Ralf Schumacher has dubbed the Aston Martin AMR22 “a disaster” and feels the team’s Toyota-like “bulldozer approach” to reaching the front may not work.
Schumacher was a Toyota driver when the Japanese giants owned a Formula 1 team in the 2000s, and felt it was an example of a big brand entering the sport, spending a lot of money in the hope of building a front-running team and ultimately failing in its aims to do so.
The German drew parallels between that and Aston Martin’s current situation, with boss Lawrence Stroll currently in the process of funding a new factory and wind tunnel for the Silverstone team having already recruited more than 200 new staff members with the aim of mixing it with Formula 1’s big hitters.
The AMR22 hit the competitive trail in Bahrain and neither driver could make it out of Q1, with Nico Hulkenberg – deputising for Sebastian Vettel – qualifying 17th and Lance Stroll 19th. The Canadian managed to recover to P12 in the race, but the team are starting on the back foot with the car’s competitiveness and Lance Stroll later admitted the team are currently on a “learning curve” to try and improve.
— Aston Martin Aramco Cognizant F1 Team (@AstonMartinF1) March 21, 2022
With that, Schumacher believes the car is not up to scratch anyway and that the aim of wanting to get to the front of the field quickly “simply doesn’t work”, and things may get “complicated” for the team as a result.
“The car is, so we hear, a disaster,” said Schumacher on AvD Motor & Sport Magazin on German TV, quoted by F1-Insider. “It has to be able to do everything you don’t need. And on top of that, apparently the team owner is now also sitting in the meetings and voicing how things should be done. If that’s the case, it gets really, really complicated.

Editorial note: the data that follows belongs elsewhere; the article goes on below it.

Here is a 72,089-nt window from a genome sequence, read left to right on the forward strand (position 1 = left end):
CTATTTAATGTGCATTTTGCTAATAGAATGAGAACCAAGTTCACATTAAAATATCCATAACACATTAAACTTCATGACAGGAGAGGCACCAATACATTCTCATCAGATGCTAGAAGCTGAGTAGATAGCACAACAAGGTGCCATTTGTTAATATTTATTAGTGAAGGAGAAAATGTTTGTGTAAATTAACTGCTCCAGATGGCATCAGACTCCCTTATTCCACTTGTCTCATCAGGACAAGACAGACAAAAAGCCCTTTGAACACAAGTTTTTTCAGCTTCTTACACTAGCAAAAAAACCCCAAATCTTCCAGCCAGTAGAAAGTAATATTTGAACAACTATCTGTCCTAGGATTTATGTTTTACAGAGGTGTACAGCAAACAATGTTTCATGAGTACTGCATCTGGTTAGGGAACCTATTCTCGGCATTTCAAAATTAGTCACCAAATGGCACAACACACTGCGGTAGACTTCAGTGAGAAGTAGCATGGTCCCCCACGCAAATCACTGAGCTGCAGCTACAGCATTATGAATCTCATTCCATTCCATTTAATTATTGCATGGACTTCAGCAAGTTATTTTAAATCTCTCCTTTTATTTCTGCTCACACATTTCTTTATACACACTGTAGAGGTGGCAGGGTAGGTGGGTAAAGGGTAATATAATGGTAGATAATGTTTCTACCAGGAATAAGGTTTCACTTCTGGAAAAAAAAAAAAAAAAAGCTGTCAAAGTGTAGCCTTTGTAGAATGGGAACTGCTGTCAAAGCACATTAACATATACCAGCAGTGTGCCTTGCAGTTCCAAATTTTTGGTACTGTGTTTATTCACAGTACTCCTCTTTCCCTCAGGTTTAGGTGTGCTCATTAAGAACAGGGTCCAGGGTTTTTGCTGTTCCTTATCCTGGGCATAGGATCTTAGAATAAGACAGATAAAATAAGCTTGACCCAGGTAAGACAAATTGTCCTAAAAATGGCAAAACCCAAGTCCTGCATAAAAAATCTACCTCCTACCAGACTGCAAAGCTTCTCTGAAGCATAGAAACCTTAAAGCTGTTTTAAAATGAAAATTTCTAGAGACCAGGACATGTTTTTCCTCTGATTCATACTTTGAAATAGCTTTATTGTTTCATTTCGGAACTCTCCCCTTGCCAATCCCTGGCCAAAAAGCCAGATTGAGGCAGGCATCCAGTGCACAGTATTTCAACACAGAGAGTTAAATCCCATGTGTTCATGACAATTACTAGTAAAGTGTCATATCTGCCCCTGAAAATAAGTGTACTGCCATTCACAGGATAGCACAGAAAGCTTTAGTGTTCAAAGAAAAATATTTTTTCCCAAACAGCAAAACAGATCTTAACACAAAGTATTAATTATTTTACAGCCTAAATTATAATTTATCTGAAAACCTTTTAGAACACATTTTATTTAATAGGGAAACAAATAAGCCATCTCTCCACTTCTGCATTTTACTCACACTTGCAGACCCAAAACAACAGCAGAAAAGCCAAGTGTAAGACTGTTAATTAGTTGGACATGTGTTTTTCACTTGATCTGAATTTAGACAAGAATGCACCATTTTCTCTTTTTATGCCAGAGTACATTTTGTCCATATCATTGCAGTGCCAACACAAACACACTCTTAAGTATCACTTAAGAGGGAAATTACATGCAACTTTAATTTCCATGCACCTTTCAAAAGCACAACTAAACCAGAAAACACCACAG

“The team have lost the thread. They wanted to achieve too much too quickly and that simply doesn’t work in Formula 1. You can’t just take a lot of people and a lot of money, put them in a pot, stir it briefly and then something good comes out.
“The team wanted to take a bulldozer approach and that didn’t work at Toyota.”
Ex-Formula 1 driver Christian Danner agreed with Schumacher’s sentiments surrounding the current state of the team and is not expecting immediate results to come their way after their expansion.
“Aston Martin’s predecessor team was a small and efficient racing team,” Danner said. “If you blow it up with a lot of money, it doesn’t necessarily get better straight away.
“Then it becomes really problematic. And Papa Stroll, after all, is not exactly known for taking a particularly sensitive approach to it.”